A Day in the Life of Amelia

I have been in Eagle Butte for over six weeks and I realized that I haven’t talked about what I do daily. Most days we have some sort of schedule, but sometimes when we have events we work strange hours and do different things than we normally would.

 

I am supposed to be at work at ten in the morning. I’m sure all of you Avonworthians are jealous, but I still wake up fairly early to clean my room, do my laundry, and write in my journal. It’s the only time I have privacy, so I try to use the mornings to be productive.

 

In the morning, we have various jobs. However, every volunteer kind of has his or her “thing.” So, lately I have been working at the front desk frequently. I have been doing secretarial jobs like answering the phone and working directly with the people who come in to receive services.

 

I’ve really enjoyed working at the desk because talking to people, even if it is brief, has helped me understand how Eagle Butte works. I think I have also improved my speaking and conversation skills.

 

The other task I often do in the morning is make signs. The signs go outside to advertise for daily events. Cheerleaders: if you ever need a substitute sign-maker, I’m your gal. I have painted an unbelievable amount of them since I have been here.

 

I don’t always sit at the desk or make signs, but I do those jobs more consistently than others.

 

Then we have lunch. After lunch, the little kids arrive. That’s around 3:30. The kids are great. That’s so generic sounding, but each one is great in his or her own way. Some are funny, some are sweet, and some are crazy.

 

If I am not working with the kids, I supervise the teen center. That opens at 5:00. I still find it a little strange that I am the same age as some of the kids, but luckily they seem to think I am older simply because I work there.

 

I have written a journal entry every day I have been here, but I never actually shared anything about them. Just to get a snippet of understanding about them, I have copied some excerpts from my journal.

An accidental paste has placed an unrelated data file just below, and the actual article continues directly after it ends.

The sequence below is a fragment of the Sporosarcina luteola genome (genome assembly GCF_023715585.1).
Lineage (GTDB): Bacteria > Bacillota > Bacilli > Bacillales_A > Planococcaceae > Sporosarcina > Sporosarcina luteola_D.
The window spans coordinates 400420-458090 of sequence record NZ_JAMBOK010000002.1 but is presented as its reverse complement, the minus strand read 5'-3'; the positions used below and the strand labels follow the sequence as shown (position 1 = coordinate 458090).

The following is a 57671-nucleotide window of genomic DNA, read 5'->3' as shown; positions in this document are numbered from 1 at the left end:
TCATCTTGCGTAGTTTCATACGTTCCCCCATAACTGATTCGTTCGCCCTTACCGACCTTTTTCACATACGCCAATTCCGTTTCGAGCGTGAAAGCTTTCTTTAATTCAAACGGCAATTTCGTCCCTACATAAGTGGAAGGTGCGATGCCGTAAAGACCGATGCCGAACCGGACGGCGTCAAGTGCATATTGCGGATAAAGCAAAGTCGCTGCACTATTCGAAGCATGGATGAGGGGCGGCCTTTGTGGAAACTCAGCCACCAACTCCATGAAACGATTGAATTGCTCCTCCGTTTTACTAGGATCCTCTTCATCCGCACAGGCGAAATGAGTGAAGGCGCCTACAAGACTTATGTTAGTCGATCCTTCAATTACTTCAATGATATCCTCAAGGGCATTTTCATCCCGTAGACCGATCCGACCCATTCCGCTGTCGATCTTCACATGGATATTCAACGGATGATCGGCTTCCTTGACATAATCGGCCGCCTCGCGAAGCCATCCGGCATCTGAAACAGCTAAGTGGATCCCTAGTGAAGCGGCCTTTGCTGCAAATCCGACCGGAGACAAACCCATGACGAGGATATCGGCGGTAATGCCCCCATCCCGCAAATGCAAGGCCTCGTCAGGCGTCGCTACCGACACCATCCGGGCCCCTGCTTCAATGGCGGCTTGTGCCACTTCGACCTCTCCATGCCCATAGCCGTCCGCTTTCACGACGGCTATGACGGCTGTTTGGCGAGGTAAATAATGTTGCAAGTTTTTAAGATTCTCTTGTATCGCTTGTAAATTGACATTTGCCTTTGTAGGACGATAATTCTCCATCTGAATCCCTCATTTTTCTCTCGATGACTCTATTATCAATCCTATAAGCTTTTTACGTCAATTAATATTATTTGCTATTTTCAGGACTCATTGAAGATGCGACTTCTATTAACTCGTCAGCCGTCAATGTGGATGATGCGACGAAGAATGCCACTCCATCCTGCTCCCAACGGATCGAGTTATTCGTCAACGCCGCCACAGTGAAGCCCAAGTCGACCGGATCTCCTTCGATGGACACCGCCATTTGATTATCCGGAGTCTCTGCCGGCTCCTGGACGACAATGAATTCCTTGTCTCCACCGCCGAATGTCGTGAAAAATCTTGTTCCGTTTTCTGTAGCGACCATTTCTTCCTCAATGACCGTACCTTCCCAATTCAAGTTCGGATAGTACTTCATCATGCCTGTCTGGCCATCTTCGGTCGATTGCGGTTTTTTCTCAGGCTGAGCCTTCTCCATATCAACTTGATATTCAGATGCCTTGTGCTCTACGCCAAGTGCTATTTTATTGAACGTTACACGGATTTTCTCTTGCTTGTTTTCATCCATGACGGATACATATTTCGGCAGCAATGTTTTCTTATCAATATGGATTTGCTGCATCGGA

January 21, 2014 (my first full day)

I started introducing myself to the kids and within minutes I was their personal jungle gym. I literally broke a sweat from all the piggy back rides. They were crazy. Luckily Hannah (a staff member) knew how to handle them because they knew they could walk all over me.

 

January 25, 2014

This one girl wanted to play ping-pong, but it wasn’t even ping-pong. She thought she scored every time I missed so she just hit as hard as she could every time so it went over my head. It ended up being Amelia chasing the ball instead of ping-pong.

 

January 28, 2014

We ran a birthday party today. It was so much fun! We played pin the tail on the donkey, courtesy of Helena’s beautiful donkey painting, musical chairs, the gift unwrappy game, and a boy showed us a new game called train. You basically just pretend you are on a train. It was simple, but everyone loved it and they were all so well-behaved.

 

After that some of the older girls put some pop dance music on and we all danced to it. I must say, I like dancing when I know I won’t be judged. It was better than prom!

 

January 31, 2014

Today I exercised for the first time in forever. All I did was play basketball with the younggins, but it was full-court, so I did break a sweat.

 

February 21, 2014

These middle school girls were saying mean things to each other, so I had to deal with it. I thought I had a very good approach to them, but one completely shot me down. She said, “I get that you’re a girl, but I think we can handle this ourselves.” I was not ready for that response at all.

 

February 24, 2014

The Main was closed so we all went to the teen center. It was great! We played student vs. staff basketball. We sucked horribly, but it was still a good time. Graham and Tate were the only good players, and they made it close at some points in the game, but the teens were way better than us. What can I say? Basketball is life for them.

 

 

These entries definitely do not show the whole picture, but there are so many long stories I could tell that I can’t possible write all of them down. With my stay coming to an end, I have realized that I have grown extremely attached to certain kids here. I am going to miss them. I hope I can come back a couple times so I can see them grow up.

 

After all the kids are gone, we clean up. Then, my roommates and I usually sit on the couch and talk about all the crazy things that happened that day. Everyone always has a few stories to share.

 

That’s it. That’s the daily life of Amelia at the Cheyenne River Youth Project.

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2 Comments
  1. Amelia,

    I appreciate the updates and I can hear the pride that you have in the work you’ve done with the kids.

    Grandma

  2. Amelia, I am sure your warm, loving personality was a beacon to the Native American youth with whom you came in contact. Well done, young lady, well done!

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